Forgive me for this run on nut trees. Walnut, butternut, Turkish hazlenut and now a beaked hazelnut. From the past three Tree Tuesdays /Le mardi des arbres, you’ve now seen them all, each more impressive than the next in its oddly shaped, bright green husk.
What you see here is our very own, native, hazelnut (Noisettier à long bec, Corylus cornuta). A bush no more than three metres tall, the beaked hazelnut, named for obvious reasons, is a member of our local sugar maple forest and grows from coast to coast. This one I photographed in the woods behind a Quebec government tourist station just this side of Quebec City. It was growing in the underbush of red maples; the two like wetter conditions and don’t mind a bit of shade.
You might be surprised to know that this tree is the reason behind the name of Île aux Coudres, a large, inhabited island in the Charlevoix sector of the St. Lawrence River. Jacques Cartier was so impressed by the couldres growing on the island when he set afoot in 1535, that he names it Île aux Couldres.
Couldres was the French word at the time for noisettier or, in English, hazelnut, or, in English or French, filbert (because the harvest in late summer falls close to St. Philbert day, August 22). It later becaue coudrier and, to this day, noisetiers, in Quebec, are often called coudriers. Ile aux Coudres was also known as Ile aux Coudriers. Governor Murray, not being a brilliant translator, named the island Elbow Island, for reasons obvious to the English ear; coude meaning elbow.
Cartier found the nutmeats of the coudrier of the island better than the French aveline or noisette, “may un peu plus dures,”he wrote. A recent conversation I had with a native of the island, confirmed the goodness of these nuts. As a child, he and virtually everyone on the island would collect the nuts, letting their husks dry out before removing the nut which looks like smaller version of the European hazelnut we know. Nuts, for First Nations peoples and the colonists were important sources of protein that could be stored for long periods of time and easily carried, both as food and to seed new trees.
There is another meaning to the word coudrier and that is weather vein. Throughout the Lower St-Lawrence, you will seen nailed on the outside of houses, a naked, stripped stick. In good weather, the stick is perpendicular to the wall. If rain is coming it curves downward. Sure enough, this stick is a twig of beaked hazelnut, noisettier or coudrier, as you wish. And it works, at least on the islands of the St. Lawrence, where weather can change quickly and is often independent of weather on the mainland. I know, for the three days I spent of Ile Verte, 30 minutes east of Rivière-du-Loup, is curved downwards. For those same three days, it rained or threatened rain.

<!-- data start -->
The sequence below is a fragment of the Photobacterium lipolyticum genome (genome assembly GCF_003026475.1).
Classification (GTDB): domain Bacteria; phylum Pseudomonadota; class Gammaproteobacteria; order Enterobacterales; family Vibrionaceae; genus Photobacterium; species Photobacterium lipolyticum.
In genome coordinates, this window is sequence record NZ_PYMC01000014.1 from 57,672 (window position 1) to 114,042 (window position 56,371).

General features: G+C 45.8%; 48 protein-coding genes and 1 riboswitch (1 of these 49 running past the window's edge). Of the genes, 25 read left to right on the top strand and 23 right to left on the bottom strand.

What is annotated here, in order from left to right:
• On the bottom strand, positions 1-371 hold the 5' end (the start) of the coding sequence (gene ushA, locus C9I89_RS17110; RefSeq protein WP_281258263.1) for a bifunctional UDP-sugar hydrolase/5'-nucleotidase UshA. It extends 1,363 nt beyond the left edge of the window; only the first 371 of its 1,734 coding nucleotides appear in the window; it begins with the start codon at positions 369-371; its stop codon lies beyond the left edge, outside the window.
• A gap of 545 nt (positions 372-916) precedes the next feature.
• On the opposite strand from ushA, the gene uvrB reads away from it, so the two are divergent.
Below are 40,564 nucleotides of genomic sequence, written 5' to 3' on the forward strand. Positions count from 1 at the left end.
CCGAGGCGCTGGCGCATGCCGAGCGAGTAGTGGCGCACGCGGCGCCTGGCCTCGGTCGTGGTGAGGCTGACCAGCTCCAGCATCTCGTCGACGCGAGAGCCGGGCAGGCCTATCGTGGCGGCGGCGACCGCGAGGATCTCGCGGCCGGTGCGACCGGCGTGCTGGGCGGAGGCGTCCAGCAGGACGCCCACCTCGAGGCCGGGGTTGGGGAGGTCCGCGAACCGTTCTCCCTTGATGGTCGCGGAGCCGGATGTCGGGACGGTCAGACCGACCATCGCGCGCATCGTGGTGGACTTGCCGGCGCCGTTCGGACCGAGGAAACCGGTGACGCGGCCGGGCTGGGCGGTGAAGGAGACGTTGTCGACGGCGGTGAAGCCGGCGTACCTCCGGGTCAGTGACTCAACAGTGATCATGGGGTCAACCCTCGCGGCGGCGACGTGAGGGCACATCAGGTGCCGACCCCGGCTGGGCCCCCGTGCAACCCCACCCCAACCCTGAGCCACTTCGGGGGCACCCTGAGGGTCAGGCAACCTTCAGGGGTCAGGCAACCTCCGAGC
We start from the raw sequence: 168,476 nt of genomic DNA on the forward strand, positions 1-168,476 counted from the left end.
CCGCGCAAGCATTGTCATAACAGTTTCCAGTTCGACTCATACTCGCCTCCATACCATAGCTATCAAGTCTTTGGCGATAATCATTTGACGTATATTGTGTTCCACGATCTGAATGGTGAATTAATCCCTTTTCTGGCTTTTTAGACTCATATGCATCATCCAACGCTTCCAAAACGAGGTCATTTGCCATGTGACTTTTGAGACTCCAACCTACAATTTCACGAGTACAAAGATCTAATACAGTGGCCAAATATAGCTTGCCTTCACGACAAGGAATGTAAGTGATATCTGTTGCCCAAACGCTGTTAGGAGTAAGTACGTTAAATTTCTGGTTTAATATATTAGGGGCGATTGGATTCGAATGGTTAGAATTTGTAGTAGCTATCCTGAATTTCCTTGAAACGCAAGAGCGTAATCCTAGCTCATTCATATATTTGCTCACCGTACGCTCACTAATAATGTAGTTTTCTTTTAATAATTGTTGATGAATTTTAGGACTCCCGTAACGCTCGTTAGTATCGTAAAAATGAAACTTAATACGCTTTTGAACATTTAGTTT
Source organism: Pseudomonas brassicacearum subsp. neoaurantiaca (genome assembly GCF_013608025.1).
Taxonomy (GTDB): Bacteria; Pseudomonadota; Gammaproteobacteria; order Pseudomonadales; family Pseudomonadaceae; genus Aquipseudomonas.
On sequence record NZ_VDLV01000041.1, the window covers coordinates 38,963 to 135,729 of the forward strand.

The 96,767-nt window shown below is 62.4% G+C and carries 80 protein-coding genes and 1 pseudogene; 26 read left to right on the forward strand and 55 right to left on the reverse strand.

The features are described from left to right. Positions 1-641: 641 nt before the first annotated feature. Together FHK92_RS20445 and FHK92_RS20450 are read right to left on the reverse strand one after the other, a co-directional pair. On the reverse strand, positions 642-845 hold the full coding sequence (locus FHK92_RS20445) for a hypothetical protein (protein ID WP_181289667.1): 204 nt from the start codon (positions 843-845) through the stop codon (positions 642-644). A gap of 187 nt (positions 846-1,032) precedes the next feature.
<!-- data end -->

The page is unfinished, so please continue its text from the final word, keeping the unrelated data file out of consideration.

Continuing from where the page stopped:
ahh iles aux coudres, my best vacation ever was staying in St-Joseph-de-la-rive and taking the free ferry to Ile aux coudres every day.
I’ve taken that ferry too — though only allé-retour once. You probably know the series of films on Ile aux Coudres made by Pierre Perreault in the ’60s (I believe — Check the NFB catalogue). A great glimpse on life as it was pour les Coudrois!
I’ve only done that trip once and loved it – the ferry ride and the island. It’s a lovely part of the world. If you haven’t already seen them, check out the films made by Pierre Perreault in the ’60s (I think), on life on the island. Check with the NFB. They’re superb.
Bronwyn: FYI I bought your book / tour-guide on the McGill trees: excellent!
I don’t think you’ve done anything on the amazing grove of giant trees of Lafontaine park yet? They surely have a history. I haven’t seen such a collection of giants anywhere else in mtl.
Thanks for this great story – I was just there last weekend and was curious about the name (Couldres vs. Noisettes). What a gorgeous place.
Merci Bronwyn .
Une nourriture d’importance pour les amérindiens …pour qui cette île fut un lieu de campement …
”Pour la suite du monde ”…le film préféré de mon père qui jamais n’écoute de film !!!
Tout jeune la première fois que j’ai trouvé ces noix je croyais rêver! J’avais les yeux grands comme des trente sous!Ma mère aussi: elle vient de la région d’Avelino en Campanie et elle était ravie d’en trouver de ce côté de l’Atlantique.
Glad you enjoyed A Leafy Legacy. Regarding the Parc La Fontaine titans, I’ve yet to feature them alone although I talked about eastern cottonwood poplars earlier this summer. See Le mardi des arbres: Trois blancs de memoire.
To everyone, please let me know if you find any beaked hazelnut trees (noisetier à long bec) on the island. There ought to be some on Mt. Royal, probably in the wetter areas, but have yet to see any.
I do not subscribe to The Gazette, so I have missed your Island of Trees series.
We are giving a workshop titled ‘The Trees in Your Life’ at the Padua Centre on February 6, 2010, so not far off.
Is there any way I could access your articles about our island trees that I could mount on a poster for all those who come to the workshop to see? I would be happy to come to The Gazette office or receive them online — the ones since Nov. 8. I have the January 17 article. I also have the last post on the Tuesday Tree series, on Nov. 8
I will also hie me to the McGill bookstore and buy a copy of your book A Leafy Legacy: The Trees of McGill. I did not go to McGill myself but my husband did and was on the Board of Governors for several years. I would love to send you our flyer for the workshop if you can let me know how!
Congratulations on this labour of love I have been missing out on!
Gratefully, Clare Hallward